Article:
Final Four? Check. April snowstorm? Check. Taxes filed? Check. Sunday Summary? Yup, here it is:
A History of Minnesota’s Interstates, Part Two by Monte Castleman, “is the second part of the history of Interstate Highways in Minnesota. Part One covered the early plans and conceptions of the interstate system, from the 1930s to the Interstate Highway Act of 1956. This concludes with the realization of the system.” As always, there are lots of historic photos and maps to chart the development of the system.
Andy Singer tells Why You Should Oppose a Gas Tax Increase. First, because the tax will continue to fund expansion of the road system (thus needing more money), but the “bigger, much more important reason to oppose a gas tax increase is environmental. Climate Change is a screamingly urgent problem that we must confront if we wish to survive. Transportation is now one of the leading sources of carbon emissions in the US and the world. In the USA, “transportation” means “cars”, the most energy intensive of all transportation modes. As I’ve just detailed, year after year, MnDOT keeps widening roads and adding new bridges, interchanges, ramps, shoulders, parking lots and lane miles to the state highway system. As a state and a nation, we simply cannot address carbon emissions and climate change if we are perpetually expanding our highway system.”
Sam Newberg is thinking about Aging With Place after helping his mother after eye surgery, especially about how we get around, saying, “The oldest baby boomers have crossed the 70-year old threshold, and this generation was the first to live essentially their entire lives in a car-dependent society. To most, driving is essential, and my observation is a precious few have appropriate resources to deal with the eventuality of not being able to drive. A somewhat routine eye surgery like my mother’s, for example, changes everything about quality of life, even as simple as groceries.”
Tom Basgen says Goodbye Lime Bikes, We Never Cared after the announcement that Lime Bikes will not be returning to Saint Paul this year. Questioning Saint Paul priorities, he says, “Forgive the hyperbole. It’s hard to be concerned about the loss of rentable bikes in a town where cars kill more people than guns, but the cops wear bulletproof vests and not the obnoxious blinky lights they’d like to staple on to every night jogger. So goodbye to Lime bikes; maybe we can buy the stock they left behind to paint white for the next ghost bike.”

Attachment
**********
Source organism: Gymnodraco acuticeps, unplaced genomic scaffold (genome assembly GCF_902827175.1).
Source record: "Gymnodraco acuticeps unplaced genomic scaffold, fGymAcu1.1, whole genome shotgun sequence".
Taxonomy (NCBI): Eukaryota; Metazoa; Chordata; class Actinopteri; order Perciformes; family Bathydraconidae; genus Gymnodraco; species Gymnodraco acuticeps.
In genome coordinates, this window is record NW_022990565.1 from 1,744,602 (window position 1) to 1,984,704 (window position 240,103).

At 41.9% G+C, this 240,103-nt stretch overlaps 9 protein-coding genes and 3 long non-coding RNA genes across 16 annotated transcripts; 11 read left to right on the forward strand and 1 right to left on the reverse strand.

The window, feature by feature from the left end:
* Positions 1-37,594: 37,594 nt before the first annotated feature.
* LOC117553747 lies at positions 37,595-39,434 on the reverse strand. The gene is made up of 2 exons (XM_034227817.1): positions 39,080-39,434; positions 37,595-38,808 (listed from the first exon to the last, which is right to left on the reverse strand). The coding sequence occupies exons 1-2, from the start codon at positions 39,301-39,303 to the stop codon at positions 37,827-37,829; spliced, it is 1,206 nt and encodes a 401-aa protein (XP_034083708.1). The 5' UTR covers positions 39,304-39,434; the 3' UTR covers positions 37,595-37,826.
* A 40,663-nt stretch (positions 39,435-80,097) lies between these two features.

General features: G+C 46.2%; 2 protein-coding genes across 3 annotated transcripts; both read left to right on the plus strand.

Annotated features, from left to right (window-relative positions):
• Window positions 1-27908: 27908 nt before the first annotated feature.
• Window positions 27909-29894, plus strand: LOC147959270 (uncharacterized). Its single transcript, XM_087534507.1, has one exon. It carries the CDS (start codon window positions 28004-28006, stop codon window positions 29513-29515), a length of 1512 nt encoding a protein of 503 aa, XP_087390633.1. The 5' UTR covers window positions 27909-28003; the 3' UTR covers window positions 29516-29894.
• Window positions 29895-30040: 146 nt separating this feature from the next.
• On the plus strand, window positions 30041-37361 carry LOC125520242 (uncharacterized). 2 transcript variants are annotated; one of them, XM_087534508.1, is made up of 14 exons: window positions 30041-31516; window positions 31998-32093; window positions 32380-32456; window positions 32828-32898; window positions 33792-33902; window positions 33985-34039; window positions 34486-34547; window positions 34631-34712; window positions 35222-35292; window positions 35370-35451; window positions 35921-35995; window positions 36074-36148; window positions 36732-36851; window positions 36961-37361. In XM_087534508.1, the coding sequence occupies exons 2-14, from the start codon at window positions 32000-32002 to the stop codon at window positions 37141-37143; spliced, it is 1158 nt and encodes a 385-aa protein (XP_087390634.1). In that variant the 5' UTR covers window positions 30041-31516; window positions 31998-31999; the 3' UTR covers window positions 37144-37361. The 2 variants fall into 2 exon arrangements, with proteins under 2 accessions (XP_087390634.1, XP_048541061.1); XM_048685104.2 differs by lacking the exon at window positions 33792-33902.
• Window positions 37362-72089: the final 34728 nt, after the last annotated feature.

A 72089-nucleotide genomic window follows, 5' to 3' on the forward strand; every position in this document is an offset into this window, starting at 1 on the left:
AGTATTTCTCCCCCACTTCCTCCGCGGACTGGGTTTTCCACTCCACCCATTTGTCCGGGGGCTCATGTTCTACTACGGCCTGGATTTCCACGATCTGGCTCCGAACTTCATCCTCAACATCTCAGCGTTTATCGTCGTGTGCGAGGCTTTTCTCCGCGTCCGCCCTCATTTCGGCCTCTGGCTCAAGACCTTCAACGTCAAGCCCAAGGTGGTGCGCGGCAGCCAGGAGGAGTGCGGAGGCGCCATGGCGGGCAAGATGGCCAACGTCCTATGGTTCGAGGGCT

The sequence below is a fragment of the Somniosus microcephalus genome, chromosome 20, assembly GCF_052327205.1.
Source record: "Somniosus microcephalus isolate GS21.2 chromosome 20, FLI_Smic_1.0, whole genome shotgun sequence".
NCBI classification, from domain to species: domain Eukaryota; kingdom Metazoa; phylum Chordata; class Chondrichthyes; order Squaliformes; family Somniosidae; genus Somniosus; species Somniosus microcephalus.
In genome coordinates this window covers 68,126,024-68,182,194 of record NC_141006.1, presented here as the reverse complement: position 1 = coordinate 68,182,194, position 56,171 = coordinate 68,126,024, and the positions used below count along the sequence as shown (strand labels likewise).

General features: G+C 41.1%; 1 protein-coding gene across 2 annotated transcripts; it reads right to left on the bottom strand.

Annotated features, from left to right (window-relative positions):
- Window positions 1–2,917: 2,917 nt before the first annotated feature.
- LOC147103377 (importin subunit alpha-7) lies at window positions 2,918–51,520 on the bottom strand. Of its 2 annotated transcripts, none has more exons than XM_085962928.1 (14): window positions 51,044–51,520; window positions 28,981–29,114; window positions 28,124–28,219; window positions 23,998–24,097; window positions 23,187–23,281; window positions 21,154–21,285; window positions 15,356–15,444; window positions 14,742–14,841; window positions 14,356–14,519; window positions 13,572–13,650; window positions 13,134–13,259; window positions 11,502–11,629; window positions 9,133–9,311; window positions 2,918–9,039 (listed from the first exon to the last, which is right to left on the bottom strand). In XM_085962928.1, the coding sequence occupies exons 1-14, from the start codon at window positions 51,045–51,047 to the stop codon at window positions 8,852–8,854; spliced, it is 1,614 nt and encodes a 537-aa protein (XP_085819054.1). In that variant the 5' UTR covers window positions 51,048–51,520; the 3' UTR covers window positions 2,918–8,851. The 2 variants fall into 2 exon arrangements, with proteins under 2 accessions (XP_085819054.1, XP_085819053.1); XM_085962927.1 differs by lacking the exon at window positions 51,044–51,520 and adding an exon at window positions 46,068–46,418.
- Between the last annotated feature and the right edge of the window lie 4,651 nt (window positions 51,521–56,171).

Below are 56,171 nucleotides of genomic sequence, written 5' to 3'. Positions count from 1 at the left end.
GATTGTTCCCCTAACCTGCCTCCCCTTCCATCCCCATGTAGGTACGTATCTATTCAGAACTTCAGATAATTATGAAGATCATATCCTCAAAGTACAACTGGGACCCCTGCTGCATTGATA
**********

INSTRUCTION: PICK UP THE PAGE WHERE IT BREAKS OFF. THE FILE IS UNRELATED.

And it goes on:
Affordability: Shopping at and Living Near Grocery Stores has Conrad Zbikowski looking at grocery prices and, “To study the relationship between apartment rents and grocery store locations, I collected data for 36 grocery stores in or just near Minneapolis or St. Paul. The store brands were the same as those I researched for price data, and the apartment rent averages were from Rentometer.com, with searches set at 1-bedroom apartments within 2.00 miles of the grocery store street address.”
Also from Conrad Zbikowski, Final Four on Nicollet Mall Shows What Downtown Minneapolis Could Be and wonders how Minneapolis could approach this kind of pwith, “Several thousand people were enjoying the mall between 8th and 10th streets. The lack of cars again amazed me. The police would stop pedestrians to let cars pass; five to 10 cars would pass, and then 30 pedestrians would cross the street. I had just assumed, with my windshield mentality, that visitors would use Uber and Lyft to get everywhere in a foreign city (especially one with a reputation for being cold). I got a treat from Dairy Queen and just watched the traffic for a while — the foot traffic, that is.”
Look: Chart of the Day: Causes of Bird Mortality relevant to Minneapolis as a top-10 city for bird mortality. And Map Monday: New Construction and Vacancy Rates in Minneapolis asks if new housing will be built in areas with the lowest vacancy rates.
Link: National Links: Empty Trains and the Tallest Building more links from Jeff Wood and The Overhead Wire.
The bird graph is simultaneously sobering and enlightening. It’s amazing how concerned Republicans are about the couple million birds killed by wind turbines, and how nonplussed they are by the 2,000 million killed by all those other things.
This article in AgWeb, sponsored by the Farm Journal, is a great example. Wind Turbines have a “shocking” number of casualties, but I’m guessing the 50x casualties caused by the pesticides administered by their farmer customers are just not anything to be concerned about. https://www.agweb.com/article/study-shows-shocking-scope-of-wind-turbine-bird-deaths-naa-ben-potter/